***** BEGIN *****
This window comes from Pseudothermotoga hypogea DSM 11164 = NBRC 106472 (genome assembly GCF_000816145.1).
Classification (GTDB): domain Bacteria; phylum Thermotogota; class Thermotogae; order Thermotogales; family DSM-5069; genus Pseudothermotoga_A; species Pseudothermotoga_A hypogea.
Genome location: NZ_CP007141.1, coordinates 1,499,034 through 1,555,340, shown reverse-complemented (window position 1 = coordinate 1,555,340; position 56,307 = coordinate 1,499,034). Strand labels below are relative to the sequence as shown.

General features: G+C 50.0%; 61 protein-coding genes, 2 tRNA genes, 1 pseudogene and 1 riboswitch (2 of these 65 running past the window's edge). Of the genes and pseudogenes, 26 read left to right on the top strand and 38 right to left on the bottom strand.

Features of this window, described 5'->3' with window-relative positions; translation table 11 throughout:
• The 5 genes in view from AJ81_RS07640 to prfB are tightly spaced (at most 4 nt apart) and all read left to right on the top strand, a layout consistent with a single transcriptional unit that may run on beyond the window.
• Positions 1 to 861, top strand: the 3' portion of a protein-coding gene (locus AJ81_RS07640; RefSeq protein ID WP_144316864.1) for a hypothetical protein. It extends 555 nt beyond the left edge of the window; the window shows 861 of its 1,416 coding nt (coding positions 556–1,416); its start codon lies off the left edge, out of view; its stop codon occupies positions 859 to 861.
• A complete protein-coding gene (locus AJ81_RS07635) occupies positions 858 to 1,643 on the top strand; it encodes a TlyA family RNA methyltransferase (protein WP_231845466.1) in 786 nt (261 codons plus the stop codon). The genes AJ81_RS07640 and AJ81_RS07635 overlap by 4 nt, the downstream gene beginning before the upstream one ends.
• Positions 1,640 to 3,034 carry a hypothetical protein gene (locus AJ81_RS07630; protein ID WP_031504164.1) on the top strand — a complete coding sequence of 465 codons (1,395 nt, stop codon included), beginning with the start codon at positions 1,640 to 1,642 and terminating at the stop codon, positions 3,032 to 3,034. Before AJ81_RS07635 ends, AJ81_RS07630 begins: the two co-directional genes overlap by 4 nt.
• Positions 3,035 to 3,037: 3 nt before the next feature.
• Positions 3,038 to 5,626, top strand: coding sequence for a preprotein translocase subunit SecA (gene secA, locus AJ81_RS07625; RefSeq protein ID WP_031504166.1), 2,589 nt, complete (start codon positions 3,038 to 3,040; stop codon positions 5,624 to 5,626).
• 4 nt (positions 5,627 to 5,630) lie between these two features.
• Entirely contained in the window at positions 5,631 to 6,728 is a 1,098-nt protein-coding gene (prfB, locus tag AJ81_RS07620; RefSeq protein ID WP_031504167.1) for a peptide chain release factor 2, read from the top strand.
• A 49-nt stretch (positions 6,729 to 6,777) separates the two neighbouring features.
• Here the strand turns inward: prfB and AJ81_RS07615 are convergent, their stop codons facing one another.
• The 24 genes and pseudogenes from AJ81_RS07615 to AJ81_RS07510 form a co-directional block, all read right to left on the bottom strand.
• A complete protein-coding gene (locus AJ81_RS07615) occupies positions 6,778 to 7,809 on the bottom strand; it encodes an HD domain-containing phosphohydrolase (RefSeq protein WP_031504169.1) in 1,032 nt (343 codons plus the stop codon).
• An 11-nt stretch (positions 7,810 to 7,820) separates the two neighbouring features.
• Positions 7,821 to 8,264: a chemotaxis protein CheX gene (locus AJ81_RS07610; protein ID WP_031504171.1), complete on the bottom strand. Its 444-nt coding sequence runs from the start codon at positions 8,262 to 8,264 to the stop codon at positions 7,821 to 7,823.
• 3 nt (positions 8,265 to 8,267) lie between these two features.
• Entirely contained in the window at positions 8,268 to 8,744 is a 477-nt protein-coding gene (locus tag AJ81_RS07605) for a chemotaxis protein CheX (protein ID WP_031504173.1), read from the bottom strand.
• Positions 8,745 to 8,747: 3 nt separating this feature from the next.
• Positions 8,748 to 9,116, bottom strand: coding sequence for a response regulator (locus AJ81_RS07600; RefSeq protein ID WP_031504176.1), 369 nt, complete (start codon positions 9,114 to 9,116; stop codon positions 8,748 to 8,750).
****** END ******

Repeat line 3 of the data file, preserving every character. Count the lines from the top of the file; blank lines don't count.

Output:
Genome location: NZ_CP007141.1, coordinates 1,499,034 through 1,555,340, shown reverse-complemented (window position 1 = coordinate 1,555,340; position 56,307 = coordinate 1,499,034). Strand labels below are relative to the sequence as shown.